I've recently noticed that, when ever I start a new WordPress project, my tables' collation automatically changes from utf8_unicode_ci (which I select when I create a new DB from PhpMyAdmin) to utf8mb4_unicode_520_ci.

Also, I've noticed in PhpMyAdmin under General Settings that Server connection Collation defaults to utf8mb4_unicode_520_ci.

I'm running MySQL Server 5.7.17 and PhpMyAdmin 4.6.6 on Ubuntu 17.04.

My questions are following:

  1. Why is this happening?
  2. If possible, how do I prevent this? Because of utf8mb4 I've experienced problems when migrating WP sites to an older MySQL server which does not support it.
  3. Is point 2. advisable? Are there any benefits in using charset utf8mb4 over utf8, and collation utf8mb4_unicode_520_ci over utf8_unicode_ci?
up vote 19 down vote accepted

In the past, there was only utf8; in the future, utf8mb4 will be the default character set.

In the past, _general_ci was the default collation; then _unicode_ci (Unicode 4.0) was better, then _unicode_520_ci (Unicode 5.20). In the future (MySQL 8.0), the default will be _0900_ci_ai (Unicode 9.0).

Meanwhile, the road is full of potholes generated by MySQL's past mistakes. And WP designers are driving in a big tank that does not notice the potholes.

MySQL 5.6 was a big pothole that swallowed up many a WP user because of a 767 limit on indexes together with WP indexes on the overly-long VARCHAR(255) and the possibility of using utf8mb4. You are well past it by having 5.7.17. (Your future move to 8.0 will be less bumpy.)

That is, newly created databases/tables/columns on 5.7.7+ should not experience the 767 problem, but things migrated from older versions (5.5.3+) may have issues, especially if something causes you to change to utf8mb4.

What to do? I'll probably run out of space trying to spell out all the options. So provide the history of the data, the upgrade path (if any), the current settings, the ROW_FORMAT of the tables, the CHARACTER SET and COLLATION of the columns, the output of SHOW VARIABLES LIKE 'char%';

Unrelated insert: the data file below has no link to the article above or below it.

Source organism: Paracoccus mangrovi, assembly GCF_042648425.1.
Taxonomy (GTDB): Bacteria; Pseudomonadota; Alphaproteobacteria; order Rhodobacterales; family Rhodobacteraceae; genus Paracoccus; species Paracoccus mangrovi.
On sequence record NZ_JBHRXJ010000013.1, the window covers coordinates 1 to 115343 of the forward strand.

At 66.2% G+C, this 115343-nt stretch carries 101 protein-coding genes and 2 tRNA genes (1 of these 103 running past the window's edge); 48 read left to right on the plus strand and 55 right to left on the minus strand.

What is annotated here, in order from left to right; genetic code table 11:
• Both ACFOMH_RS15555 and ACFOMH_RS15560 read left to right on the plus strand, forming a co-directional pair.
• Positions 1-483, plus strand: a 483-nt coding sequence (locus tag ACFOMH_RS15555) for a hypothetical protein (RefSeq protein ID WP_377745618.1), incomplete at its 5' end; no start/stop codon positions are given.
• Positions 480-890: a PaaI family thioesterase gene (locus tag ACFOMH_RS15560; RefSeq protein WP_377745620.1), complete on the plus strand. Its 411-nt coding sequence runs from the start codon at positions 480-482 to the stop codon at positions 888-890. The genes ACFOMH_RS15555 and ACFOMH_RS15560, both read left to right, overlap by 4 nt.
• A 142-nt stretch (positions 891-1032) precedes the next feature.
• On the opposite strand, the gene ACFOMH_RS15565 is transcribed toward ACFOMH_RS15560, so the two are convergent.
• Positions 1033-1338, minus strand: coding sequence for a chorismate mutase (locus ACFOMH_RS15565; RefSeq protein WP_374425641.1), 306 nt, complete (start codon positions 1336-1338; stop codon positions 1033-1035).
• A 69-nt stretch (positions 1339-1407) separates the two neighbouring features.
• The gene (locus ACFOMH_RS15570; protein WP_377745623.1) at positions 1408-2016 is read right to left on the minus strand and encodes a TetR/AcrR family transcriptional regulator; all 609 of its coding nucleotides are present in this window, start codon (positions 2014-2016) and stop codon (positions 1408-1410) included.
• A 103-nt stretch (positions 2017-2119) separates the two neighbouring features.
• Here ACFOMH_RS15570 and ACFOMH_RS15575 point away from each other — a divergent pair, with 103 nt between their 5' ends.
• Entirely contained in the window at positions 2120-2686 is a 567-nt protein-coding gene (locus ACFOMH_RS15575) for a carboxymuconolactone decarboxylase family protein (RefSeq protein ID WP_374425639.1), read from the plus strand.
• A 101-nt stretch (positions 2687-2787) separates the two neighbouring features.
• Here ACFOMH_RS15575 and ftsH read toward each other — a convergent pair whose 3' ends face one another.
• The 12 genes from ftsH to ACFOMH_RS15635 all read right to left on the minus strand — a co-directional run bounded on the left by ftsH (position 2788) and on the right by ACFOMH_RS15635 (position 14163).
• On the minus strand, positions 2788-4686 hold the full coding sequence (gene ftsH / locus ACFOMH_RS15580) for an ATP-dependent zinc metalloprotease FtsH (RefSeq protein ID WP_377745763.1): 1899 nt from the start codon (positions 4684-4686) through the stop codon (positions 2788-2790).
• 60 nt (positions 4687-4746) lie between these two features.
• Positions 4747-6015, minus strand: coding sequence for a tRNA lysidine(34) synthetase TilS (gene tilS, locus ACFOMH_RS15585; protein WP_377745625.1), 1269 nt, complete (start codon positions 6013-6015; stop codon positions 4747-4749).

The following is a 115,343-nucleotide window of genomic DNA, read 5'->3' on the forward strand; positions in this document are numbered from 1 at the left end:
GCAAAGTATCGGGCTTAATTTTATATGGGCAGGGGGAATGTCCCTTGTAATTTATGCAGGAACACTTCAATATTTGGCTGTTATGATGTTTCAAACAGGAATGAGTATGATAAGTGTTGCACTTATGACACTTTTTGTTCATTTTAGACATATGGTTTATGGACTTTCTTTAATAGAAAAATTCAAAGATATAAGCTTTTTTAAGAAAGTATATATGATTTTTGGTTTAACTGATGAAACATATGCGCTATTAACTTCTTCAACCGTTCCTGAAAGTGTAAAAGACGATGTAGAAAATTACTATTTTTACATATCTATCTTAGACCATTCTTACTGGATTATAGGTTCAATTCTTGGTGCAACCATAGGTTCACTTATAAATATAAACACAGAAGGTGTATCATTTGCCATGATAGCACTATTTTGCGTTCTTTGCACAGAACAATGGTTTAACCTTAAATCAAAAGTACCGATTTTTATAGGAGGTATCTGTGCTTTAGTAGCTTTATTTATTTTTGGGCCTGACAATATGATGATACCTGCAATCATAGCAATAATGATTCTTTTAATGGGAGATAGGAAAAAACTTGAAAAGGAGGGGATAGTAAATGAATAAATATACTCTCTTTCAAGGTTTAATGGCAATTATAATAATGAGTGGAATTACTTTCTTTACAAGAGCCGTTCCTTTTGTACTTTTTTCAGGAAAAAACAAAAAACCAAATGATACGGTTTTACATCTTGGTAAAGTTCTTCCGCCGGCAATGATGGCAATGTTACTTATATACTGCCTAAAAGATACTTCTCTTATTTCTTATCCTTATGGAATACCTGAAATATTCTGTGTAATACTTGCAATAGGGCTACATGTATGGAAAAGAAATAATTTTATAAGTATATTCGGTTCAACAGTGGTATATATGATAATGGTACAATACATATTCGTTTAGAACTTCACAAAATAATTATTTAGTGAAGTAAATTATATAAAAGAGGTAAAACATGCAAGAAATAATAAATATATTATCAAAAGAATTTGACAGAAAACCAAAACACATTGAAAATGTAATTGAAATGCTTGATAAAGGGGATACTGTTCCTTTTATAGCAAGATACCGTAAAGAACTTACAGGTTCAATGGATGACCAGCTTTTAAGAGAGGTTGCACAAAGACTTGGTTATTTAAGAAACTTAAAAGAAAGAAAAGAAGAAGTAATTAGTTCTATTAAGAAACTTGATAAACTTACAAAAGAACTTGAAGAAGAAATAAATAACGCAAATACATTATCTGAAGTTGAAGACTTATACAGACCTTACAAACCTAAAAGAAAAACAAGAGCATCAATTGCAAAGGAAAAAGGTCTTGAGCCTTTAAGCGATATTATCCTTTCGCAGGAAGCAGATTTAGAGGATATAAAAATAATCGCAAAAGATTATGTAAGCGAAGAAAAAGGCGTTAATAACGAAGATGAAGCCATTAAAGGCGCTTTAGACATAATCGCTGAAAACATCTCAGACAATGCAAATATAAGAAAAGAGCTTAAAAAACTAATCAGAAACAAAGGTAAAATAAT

Where should you be? For 5.7.7+, utf8mb4 and utf8mb4_unicode_520_ci wherever practical. That charset gives you Emoji and all of Chinese (utf8 does not). That collation is the best available, although you might be hard pressed to notice where it matters.

Note: the first part of the collation name is the only character set that it works with. That is utf8_unicode_ci does not work with utf8mb4.

  • Great answer, thank you Rick. My only problem was when migrating to older MySQL servers. So just for a future reference, it's a better idea to try to upgrade MySQL server, if possible, instead of converting CHARSET and COLLATION back to Unicode 4.0. Thanks again. – Томица Кораћ Apr 29 '17 at 7:45
  • @ТомицаКораћ - Thanks for fluffing my ego. Yes, move forward, not backward. – Rick James Apr 29 '17 at 17:24
  • @RickJames When will the next major collation version support be released (such as 0900_ci_ai) and where can we follow it's development please? Quoting it on Google yields zero results. – John Jul 9 '17 at 16:57
  • 3
    A quick glance seems to say that latin-based collations of 520 and 900 are the same. I don't know about Cyrillic. (Twist my arm and I will write a program to do that analysis.) – Rick James Jul 9 '17 at 17:25
  • 3
    MySQL 8.0.11 is GA as of 2018-04-19. – Rick James May 1 at 15:29

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